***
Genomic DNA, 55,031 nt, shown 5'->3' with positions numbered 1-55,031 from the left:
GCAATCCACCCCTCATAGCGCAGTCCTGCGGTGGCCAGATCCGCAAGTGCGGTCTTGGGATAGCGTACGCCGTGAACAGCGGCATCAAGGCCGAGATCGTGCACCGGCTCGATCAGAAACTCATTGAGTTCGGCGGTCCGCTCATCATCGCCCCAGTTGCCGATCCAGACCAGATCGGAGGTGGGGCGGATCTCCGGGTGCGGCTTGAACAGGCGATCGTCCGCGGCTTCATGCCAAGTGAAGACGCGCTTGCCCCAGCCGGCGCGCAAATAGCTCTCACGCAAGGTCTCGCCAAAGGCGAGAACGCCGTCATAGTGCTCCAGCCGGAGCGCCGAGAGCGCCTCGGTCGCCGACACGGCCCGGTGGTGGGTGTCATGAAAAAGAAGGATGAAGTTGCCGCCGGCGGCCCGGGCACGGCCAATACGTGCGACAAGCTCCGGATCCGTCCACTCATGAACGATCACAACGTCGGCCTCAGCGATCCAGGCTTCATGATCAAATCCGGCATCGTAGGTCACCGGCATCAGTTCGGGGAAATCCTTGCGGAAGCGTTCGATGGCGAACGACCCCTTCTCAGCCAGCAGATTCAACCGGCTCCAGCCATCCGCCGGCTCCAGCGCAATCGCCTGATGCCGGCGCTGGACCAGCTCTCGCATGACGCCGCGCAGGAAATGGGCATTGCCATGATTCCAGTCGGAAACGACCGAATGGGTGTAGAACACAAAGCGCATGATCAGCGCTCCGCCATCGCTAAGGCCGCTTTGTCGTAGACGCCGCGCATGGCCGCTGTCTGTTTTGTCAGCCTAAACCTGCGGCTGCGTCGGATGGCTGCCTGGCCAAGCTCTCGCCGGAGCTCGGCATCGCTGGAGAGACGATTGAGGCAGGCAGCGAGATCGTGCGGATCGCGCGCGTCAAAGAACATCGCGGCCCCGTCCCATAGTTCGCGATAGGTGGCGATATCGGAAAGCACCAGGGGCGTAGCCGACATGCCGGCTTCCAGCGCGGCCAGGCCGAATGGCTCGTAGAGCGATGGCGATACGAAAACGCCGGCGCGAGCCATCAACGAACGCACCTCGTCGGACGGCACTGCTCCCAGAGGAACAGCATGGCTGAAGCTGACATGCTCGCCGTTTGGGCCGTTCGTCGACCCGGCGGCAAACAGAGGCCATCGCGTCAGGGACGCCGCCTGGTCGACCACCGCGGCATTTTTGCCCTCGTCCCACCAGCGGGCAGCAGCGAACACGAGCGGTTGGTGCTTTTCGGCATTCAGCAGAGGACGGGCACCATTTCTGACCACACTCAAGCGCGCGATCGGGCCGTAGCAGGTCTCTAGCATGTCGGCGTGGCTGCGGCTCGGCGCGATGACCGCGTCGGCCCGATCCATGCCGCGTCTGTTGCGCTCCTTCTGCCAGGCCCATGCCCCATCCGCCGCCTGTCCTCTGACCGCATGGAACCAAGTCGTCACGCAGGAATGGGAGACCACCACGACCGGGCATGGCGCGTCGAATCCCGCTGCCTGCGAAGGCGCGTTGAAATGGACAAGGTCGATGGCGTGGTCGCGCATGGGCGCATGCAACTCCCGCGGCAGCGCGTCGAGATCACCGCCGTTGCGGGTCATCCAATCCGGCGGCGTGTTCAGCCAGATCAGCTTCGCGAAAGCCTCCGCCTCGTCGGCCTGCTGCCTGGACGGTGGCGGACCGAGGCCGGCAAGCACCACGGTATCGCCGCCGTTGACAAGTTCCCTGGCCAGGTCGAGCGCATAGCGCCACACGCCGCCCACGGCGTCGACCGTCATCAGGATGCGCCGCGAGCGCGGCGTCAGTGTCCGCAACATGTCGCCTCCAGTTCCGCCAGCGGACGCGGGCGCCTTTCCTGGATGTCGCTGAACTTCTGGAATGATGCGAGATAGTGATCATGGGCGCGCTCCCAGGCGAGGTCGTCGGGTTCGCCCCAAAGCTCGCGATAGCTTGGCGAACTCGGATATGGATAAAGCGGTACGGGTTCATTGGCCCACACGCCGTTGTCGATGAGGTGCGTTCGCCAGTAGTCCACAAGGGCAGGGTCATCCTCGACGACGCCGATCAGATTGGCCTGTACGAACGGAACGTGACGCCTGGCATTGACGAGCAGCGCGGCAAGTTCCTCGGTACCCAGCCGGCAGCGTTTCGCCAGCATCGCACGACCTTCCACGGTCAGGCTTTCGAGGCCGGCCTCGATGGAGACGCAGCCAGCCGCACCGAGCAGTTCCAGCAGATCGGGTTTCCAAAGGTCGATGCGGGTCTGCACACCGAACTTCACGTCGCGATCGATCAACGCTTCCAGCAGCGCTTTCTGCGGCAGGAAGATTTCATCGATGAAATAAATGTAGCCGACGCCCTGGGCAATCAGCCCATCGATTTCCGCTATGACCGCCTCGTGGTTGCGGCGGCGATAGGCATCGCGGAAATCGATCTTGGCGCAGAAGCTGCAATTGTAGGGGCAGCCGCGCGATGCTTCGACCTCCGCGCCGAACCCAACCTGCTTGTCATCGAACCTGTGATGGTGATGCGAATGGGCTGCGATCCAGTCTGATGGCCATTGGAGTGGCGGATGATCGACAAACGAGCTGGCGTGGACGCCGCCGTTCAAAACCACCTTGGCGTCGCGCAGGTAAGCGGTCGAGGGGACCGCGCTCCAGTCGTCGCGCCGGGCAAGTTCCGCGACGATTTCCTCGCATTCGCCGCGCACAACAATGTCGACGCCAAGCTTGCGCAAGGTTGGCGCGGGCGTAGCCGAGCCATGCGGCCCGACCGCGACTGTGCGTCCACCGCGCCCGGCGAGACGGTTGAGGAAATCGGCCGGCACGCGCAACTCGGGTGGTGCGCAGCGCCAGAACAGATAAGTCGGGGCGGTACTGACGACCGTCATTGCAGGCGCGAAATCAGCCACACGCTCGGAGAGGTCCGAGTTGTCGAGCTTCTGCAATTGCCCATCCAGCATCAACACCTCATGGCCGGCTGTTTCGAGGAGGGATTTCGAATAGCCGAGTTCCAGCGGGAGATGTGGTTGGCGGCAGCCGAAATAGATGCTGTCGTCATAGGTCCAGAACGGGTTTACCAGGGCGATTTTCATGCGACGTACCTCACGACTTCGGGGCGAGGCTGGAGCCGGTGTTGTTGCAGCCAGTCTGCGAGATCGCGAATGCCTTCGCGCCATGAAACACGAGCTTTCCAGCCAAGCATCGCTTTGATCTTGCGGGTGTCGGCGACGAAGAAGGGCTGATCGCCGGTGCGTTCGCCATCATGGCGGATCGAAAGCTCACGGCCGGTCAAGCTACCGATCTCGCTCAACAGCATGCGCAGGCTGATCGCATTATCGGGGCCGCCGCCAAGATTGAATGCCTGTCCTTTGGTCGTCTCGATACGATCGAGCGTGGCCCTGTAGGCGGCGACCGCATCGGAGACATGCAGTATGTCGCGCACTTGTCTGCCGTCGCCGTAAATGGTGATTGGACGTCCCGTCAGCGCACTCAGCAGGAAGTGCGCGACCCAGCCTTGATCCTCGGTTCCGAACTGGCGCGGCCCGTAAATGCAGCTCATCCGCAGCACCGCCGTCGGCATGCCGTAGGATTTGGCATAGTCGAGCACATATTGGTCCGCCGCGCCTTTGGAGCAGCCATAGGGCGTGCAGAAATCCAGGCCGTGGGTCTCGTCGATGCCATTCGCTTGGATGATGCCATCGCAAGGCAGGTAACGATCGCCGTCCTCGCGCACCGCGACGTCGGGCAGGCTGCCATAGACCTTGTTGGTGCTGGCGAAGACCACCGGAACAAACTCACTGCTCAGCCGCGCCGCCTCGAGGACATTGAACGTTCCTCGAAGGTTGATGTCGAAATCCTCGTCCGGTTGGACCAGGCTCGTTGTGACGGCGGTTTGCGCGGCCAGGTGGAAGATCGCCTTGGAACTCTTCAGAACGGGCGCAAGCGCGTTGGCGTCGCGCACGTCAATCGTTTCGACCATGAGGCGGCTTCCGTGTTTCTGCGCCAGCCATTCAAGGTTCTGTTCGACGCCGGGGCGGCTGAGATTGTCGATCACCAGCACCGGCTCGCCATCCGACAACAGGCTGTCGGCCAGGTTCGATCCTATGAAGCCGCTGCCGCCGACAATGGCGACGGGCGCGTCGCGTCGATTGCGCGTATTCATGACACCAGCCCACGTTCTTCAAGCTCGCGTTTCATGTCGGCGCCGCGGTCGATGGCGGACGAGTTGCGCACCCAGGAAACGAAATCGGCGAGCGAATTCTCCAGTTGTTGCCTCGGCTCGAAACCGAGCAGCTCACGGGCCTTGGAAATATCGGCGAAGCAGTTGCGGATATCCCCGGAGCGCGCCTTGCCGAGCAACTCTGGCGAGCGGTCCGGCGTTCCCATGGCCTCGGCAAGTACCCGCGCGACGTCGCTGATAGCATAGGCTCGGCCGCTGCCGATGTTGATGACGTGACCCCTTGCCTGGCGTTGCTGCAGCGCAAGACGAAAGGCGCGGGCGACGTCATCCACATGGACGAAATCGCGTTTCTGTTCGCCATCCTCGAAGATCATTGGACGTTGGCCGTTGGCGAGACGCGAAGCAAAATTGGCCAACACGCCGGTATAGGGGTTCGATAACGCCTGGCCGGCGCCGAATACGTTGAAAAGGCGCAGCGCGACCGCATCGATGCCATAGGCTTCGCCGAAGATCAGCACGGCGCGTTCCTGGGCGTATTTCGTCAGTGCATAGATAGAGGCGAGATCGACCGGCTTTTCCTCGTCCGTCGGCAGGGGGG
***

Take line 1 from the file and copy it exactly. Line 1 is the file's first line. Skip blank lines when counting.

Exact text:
Genomic DNA, 55,031 nt, shown 5'->3' with positions numbered 1-55,031 from the left: